Magic bullets have the benefit of being simpler and more cost-effective than longer-term goals, but also distal to the social determinants of health. The global eradication of smallpox, for example, failed to address the more pressing concerns that the last communities with smallpox were facing. Further, it raised questions about the ethical implications of taking a vertical approach: How important is it to vaccinate all resistant individuals? Will this actually benefit all global citizens? Should we be more concerned with hazards, like smoke accumulating in houses when someone cooks or water contamination? These more narrow, yet measurable goals that are characteristic of vertical approaches and selective primary health care often detract from the social determinants of health, thereby ignoring the “causes of the causes” that negatively impact health.

Interestingly enough, other kinds of “magic bullets” dealing with HIV/AIDS don’t necessarily avoid social determinants of health altogether, but rather create what Dr. Adia Benton calls “methodological horizontality.” In this way, we do not place our sole focus on the disease and targeted clinical interventions or only promote evidence-based interventions to obtain funding. This combination of vertical and horizontal programmatic approaches allows us to address HIV/AIDS diagnosis, treatment, and follow-up while also conducting other health programming. Would this approach work for all diseases? Can we simultaneously work toward providing truly accessible, affordable, and coordinated primary health care and also address problems that require specialized care?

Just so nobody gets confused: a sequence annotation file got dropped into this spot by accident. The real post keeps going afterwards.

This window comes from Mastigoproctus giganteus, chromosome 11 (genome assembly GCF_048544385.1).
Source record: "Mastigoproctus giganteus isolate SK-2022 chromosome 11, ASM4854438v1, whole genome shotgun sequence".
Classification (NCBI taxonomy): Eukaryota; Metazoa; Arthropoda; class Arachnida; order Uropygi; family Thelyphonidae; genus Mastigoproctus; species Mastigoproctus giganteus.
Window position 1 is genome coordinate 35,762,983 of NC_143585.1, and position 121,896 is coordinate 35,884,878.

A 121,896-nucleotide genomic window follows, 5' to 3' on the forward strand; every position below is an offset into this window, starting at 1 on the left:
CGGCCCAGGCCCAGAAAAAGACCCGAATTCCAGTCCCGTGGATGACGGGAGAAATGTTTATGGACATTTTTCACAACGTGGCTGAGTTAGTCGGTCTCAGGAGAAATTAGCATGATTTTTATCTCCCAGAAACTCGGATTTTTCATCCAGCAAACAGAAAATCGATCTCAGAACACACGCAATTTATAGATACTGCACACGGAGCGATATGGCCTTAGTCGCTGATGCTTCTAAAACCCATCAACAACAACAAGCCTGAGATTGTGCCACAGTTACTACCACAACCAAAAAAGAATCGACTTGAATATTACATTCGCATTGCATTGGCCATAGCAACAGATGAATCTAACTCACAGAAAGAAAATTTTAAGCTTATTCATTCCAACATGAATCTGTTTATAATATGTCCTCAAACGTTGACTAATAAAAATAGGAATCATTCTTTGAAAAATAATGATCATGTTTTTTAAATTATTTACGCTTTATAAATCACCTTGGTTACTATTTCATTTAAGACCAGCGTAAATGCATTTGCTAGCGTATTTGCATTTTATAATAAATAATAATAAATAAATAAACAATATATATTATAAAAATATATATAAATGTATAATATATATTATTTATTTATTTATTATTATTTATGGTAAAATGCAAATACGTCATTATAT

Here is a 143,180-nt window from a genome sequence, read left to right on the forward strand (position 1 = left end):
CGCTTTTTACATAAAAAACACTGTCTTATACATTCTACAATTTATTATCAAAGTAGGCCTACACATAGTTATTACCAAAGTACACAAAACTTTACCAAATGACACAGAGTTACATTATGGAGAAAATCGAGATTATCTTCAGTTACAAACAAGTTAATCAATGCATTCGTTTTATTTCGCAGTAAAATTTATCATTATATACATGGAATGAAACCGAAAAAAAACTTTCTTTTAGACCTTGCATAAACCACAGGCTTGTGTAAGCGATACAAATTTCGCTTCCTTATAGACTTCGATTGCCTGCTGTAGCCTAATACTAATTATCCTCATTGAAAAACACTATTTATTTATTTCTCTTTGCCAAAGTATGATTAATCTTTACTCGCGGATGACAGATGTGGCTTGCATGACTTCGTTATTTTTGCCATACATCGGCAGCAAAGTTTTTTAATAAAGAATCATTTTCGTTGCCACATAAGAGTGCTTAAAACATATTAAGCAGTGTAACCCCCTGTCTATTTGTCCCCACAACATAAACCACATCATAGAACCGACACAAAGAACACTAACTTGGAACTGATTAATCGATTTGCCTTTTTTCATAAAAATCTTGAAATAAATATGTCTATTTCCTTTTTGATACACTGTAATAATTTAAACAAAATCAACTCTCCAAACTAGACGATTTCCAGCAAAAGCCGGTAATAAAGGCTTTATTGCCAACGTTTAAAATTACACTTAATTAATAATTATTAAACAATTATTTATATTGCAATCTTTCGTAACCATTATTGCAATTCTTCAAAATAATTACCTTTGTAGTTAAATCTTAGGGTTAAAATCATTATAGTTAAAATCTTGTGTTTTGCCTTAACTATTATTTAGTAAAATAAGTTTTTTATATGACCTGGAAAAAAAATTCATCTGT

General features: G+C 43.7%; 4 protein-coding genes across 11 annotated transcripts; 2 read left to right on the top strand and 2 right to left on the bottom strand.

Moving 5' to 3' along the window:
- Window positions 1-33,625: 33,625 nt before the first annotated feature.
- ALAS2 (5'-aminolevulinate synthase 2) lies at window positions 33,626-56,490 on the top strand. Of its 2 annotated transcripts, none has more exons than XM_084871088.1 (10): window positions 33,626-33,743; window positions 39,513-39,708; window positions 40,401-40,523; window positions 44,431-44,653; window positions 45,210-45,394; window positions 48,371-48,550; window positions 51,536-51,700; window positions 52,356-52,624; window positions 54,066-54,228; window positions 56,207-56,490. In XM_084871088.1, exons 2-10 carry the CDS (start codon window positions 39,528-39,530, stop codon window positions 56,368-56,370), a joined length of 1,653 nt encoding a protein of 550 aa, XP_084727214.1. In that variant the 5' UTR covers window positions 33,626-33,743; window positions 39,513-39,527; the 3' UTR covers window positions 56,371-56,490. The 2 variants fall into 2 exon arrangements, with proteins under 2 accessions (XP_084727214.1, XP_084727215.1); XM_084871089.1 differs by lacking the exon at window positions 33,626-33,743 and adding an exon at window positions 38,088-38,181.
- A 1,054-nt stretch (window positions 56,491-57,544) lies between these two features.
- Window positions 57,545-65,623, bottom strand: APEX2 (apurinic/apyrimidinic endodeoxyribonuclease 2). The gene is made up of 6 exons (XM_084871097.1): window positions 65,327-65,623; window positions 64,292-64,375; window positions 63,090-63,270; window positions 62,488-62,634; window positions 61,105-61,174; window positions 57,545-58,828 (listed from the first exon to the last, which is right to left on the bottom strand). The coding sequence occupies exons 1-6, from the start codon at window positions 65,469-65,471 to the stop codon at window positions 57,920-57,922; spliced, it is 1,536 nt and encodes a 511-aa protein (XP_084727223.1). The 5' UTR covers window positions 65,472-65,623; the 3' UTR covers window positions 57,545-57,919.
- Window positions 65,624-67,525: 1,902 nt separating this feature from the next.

Discussion Questions:

  1. Do we need a global framework for primary health care? Or can other countries interpret primary health care as they see fit for their needs and, thus, develop nation-specific primary health care?
  2. Can we ever truly eliminate elements of paternalism from our (American) international health efforts?
  3. How can all nations work toward providing truly accessible, affordable, and coordinated primary health care to then be able to address problems that require specialized care?



Benton, Adia. HIV Exceptionalism: Development Through Disease in Sierra Leone. U of Minnesota, 2015.

Bryant, J. H., and J. B. Richmond. “Alma-Ata and Primary Health Care: An Evolving Story.” Health Systems Policy, Finance, and Organization. By Guy Carrin. Amsterdam: Elsevier/Academic, 2009. 59-81.

Cueto, M. “The Origins of Primary Health Care and Selective Primary Health Care.” American Journal of Public Health, 2004. 94(11)1864-74.

Greenough, P. “Intimidation, Coercion, and Resistance in the Final Stages of the South Asian Smallpox Eradication Campaign, 1973-1975.” Social Science and Medicine, 2005. 41(5): 633-645.

Lerberghe, Wim Van, Tim Evans, Kumanan Rasanathan, and Abdelhay Mechbal. The World Health Report 2008. Geneva, Switzerland: World Health Organization, 2008. http://www.who.int/whr/2008/whr08_en.pdf.